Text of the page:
Ebbrell agreed to a coaching post with Tranmere Rovers’ junior teams in 2008, advancing to have nearly four years in the Prenton Park Head of Academy Coaching post.
There was a lot of introspection in the intervening period, as Ebbrell pursued what he calls a “roundabout journey”.
“When I spoke to family members, they always felt I should be in coaching,” says Ebbrell.
“But the fact I didn’t go straight into it has become a positive.
“I had time to think and evaluate what type of coach I wanted to be – and what frustrated me when I saw certain things.
“I wanted to challenge players but in the right way.
“A lot of England teams at that time weren’t playing on the floor and through midfield.
“It wasn’t intricate and fast.
“Midfield players weren’t getting turned on the ball or receiving it in difficult areas.
“That’s what I felt we needed and academies and the FA have addressed those issues.
“You don’t have midfield players now who can’t handle the ball, who can’t receive it from the back four, or take it under pressure.
“That was something I looked at and it was a passion.”
Ebbrell began learning under former Manchester United manager Sexton, his lead coach at Lilleshall – “He was a brilliant coach because he kept it so simple, I took so much from him” – and has been absorbing information since.
From Harvey and Kendall and Royle and from former teammates. He namechecks Andrei Kanchelskis; “A top, top player; demanding but he won games for us single-handedly,” says Ebbrell, chuckling at memories of the stroppy but brilliant Ukranian winger.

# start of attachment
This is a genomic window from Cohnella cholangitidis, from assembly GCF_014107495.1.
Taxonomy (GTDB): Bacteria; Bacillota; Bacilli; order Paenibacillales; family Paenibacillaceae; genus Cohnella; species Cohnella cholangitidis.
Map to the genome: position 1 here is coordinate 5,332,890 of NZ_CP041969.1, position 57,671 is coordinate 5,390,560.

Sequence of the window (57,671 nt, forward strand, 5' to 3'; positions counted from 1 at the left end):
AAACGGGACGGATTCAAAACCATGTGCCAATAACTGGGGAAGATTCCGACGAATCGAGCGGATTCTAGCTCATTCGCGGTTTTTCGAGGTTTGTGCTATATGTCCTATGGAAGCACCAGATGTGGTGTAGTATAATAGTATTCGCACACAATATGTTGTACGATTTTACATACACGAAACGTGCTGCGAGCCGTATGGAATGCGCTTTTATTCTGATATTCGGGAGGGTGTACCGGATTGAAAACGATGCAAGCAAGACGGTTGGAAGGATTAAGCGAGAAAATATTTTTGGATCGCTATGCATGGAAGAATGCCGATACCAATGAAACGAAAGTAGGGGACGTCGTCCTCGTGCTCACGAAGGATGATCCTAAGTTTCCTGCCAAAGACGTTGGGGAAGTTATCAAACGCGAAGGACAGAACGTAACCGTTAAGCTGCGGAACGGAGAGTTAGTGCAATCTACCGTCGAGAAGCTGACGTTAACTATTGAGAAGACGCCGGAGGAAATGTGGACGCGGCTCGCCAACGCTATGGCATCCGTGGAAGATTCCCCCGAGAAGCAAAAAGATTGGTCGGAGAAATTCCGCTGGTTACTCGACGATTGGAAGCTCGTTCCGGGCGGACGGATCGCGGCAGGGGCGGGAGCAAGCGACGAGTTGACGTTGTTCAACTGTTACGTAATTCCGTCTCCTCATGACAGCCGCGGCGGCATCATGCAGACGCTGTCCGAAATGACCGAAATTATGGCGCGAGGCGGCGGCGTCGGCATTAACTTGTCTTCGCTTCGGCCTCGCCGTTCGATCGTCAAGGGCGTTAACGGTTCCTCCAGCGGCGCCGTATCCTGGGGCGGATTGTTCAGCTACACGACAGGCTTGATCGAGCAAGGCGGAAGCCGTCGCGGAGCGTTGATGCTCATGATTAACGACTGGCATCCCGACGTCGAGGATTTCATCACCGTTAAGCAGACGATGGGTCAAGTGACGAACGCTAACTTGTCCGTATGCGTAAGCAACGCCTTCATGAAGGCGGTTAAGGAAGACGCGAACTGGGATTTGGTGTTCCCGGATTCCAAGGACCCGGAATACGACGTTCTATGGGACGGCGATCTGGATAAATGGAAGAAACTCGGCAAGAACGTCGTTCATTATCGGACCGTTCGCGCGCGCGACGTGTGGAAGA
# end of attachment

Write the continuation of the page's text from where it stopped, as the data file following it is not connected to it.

“The game has changed but key elements haven’t,” continues Ebbrell.
“You don’t take everything from those great coaches.
“But you certainly take some things and continue what you believe to be right from the best teams you played in.
“There are definitely things I look at and think, ‘We used to do it that way, does that fit in here?’
“I wasn’t a great player – but I played with some great players and you take little things from them, how they were every day and their strengths.
“It forms part of the whole body of who you are in terms of your football.”
Ebbrell’s experience working a similar remit with Tranmere will be relevant, he reckons, while acknowledging, “this is a much bigger juggernaut”.
Dutchman Brands, who came to Everton from PSV Eindhoven in the summer of 2018, will be a valuable source of support as Ebbrell does his bit to get it hurtling towards its destination.
“It is great to have someone in that position [Director of Football] who wants to understand Everton,” says Ebbrell.
“I have a lot of respect for Marcel and what he is doing.
“I will need his help at times, in terms of what we are doing and how we are looking to change – and I look forward to continuing the excellent relationship I have with him.”
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Ebbrell enthuses, too, about Everton manager Ancelotti’s eagerness to include players from the Club’s Academy in his senior squad.
“Players from the Club,” Ancelotti claims whenever asked about graduates such as Anthony Gordon, Tom Davies and Jonjoe Kenny, “create a sense of belonging”.
That feeling of being in the right place is familiar to Ebbrell.
So, too, the Italian’s readiness to publicly talk up what he expects from Everton.
Ebbrell holds himself to similarly high standards.
There is a hint of the 51-year-old deliberately adding pressure to his own shoulders when he talks of wanting Everton’s Academy to produce “great players” capable of delivering success in the Club’s proposed new Bramley-Moore Dock home.
“We have to get this right,” asserts Ebbrell.
“The pressure is a great pressure, because it is Everton.
“It is my club.
“I look at the role I have and think, ‘I am honoured’.
“The challenge is to make an immediate impact but also to shape the medium-to-long term in the Academy.
“I want to make sure I get my small part absolutely perfect, or the best I can with my ability – and for that to fit some way towards what is happening higher up the Club, which is very exciting.
“I completely understand the size of this challenge.
“It is one I am looking forward to and I will get it right.”